The process of electrical generation is actually remarkable simple. When the biomass arrives it is crushed and then blasted into the furnace where it burns. The furnace is lined with pipes that contain ultra-pure water. As this water heats up it turns to steam. This high-pressure steam is used to turn turbines (converting heat energy into kinetic energy), and the turbines rotate an electro-magnet within a coil of wire. The movement of a magnet within a coil of wire creates the electrical current (thanks Faraday!) and that’s all there is to it.

Generating electricity - what's happening inside?

The students were also able to study some of the chemistry and biology surrounding the issue of power generation. Using conductivity meters the students recorded how many dissolved ions and minerals were in drinking and filtered water. They then compared it to water that had been through an ion-exchamge resin and were surprised to see that there were no ions left at all. This super-pure water (which actually tasted a little bland) has to be used in the power station to prevent damage to the pipes (picture the inside of your kettle..). The students then had a look at the local water quality by pond-dipping and looking for indicator species; species that tell you how clean the water is by their presence or absence. Having found a variety of insects including Common Backswimmers, Damselfy nymphs and Diving Beetles (and even some fish) everyone was surprised to conclude the water so near a power station was actually good quality and supported a diverse community.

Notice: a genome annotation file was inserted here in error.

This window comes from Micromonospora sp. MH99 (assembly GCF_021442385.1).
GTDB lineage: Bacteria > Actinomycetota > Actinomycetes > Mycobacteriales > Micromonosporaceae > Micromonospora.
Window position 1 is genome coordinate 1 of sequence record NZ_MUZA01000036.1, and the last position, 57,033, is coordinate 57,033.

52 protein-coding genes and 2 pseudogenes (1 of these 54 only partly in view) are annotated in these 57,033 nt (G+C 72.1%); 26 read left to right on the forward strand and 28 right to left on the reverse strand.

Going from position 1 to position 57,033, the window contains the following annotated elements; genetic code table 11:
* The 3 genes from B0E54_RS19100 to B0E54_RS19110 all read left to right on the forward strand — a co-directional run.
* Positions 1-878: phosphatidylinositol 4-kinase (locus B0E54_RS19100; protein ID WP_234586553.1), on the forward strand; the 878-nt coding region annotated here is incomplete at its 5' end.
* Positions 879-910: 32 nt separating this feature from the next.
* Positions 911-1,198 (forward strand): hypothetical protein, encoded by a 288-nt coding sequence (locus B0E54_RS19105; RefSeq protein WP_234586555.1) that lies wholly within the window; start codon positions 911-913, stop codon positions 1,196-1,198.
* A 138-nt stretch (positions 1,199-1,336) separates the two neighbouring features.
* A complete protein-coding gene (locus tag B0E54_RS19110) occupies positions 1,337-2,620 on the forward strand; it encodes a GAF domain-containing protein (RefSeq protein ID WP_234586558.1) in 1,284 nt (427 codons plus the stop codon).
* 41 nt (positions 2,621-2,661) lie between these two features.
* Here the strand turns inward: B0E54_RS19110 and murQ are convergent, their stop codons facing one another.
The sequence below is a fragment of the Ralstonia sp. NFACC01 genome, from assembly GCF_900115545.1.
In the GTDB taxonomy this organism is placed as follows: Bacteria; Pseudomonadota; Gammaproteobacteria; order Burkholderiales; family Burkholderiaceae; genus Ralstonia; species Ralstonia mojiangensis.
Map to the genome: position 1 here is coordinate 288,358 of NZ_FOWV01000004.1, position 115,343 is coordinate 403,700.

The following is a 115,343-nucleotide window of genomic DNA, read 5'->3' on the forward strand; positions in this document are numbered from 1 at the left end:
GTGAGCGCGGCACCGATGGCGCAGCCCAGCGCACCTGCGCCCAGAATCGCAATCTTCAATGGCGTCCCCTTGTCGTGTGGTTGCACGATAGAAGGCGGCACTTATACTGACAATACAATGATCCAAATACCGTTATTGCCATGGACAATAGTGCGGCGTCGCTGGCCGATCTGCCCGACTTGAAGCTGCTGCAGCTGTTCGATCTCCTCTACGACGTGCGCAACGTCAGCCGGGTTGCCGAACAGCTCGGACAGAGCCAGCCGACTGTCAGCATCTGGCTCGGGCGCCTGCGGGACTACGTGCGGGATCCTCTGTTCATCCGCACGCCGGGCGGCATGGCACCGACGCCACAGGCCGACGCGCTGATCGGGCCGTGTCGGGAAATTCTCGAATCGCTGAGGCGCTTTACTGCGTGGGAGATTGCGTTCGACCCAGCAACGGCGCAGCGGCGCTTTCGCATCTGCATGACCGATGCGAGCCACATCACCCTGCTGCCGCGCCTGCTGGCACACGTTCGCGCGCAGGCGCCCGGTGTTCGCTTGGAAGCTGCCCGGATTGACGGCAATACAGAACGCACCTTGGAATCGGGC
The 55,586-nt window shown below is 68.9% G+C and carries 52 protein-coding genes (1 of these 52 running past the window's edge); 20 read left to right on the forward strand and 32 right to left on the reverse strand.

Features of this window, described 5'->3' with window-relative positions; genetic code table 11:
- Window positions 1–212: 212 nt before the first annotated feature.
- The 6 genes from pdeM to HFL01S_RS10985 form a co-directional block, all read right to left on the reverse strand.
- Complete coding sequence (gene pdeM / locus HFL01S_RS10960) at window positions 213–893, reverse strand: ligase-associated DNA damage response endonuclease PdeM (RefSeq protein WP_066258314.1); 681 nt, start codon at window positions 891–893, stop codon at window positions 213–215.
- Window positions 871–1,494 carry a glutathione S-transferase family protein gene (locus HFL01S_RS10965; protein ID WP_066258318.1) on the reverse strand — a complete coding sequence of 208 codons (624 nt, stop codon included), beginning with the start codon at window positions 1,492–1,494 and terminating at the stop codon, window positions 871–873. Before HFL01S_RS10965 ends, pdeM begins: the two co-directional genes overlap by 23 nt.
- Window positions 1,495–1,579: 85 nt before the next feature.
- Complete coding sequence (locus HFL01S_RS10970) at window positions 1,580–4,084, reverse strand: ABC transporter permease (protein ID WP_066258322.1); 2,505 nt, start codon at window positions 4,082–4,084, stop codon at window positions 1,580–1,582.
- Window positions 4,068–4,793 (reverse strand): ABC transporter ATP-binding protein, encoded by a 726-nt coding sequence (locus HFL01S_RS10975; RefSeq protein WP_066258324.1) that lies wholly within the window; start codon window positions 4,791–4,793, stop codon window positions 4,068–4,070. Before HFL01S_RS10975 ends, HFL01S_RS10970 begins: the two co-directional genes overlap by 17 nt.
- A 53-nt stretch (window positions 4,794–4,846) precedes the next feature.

Damselfly nymph - this larval form indicates good water quality

Common Backswimmer - this insect swims upside down

The students had a really good time and certainly learned lots about where their electricity comes from and how best to manage our energy resources so that we can live in a sustainable and ecologically-sensitive way. Many thanks too to the staff at the power station for giving us such an enjoyable day!

Big Schools Birdwatch 2012

Posted: February 1, 2012 by Mr Bilton in Animals, Biology, Field Work
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Last week every member of Year 7 and 8 took part in the RSPB’s ‘Big Schools Bird Watch’ event. Having placed hand-made bird feeders around the school the previous week, students spent a lesson outside, armed only with a pair of binoculars, a pencil and an ID guide, trying to spot some of the common (and more elusive) birds in the school grounds.

Birdwatch 2012 - The school ground support a large variety of different bird species.

It was certainly an eye opener, and the graph shows the variety of different species seen. The students were recording the maximum number of any given type seen at the same name. As you can see, we’re very lucky to have such biodiversity in the school grounds and we’re looking forward to comparing our results when we participate in the event again, next year.

If you’re interested in finding out about birds, have a look at the RSPB site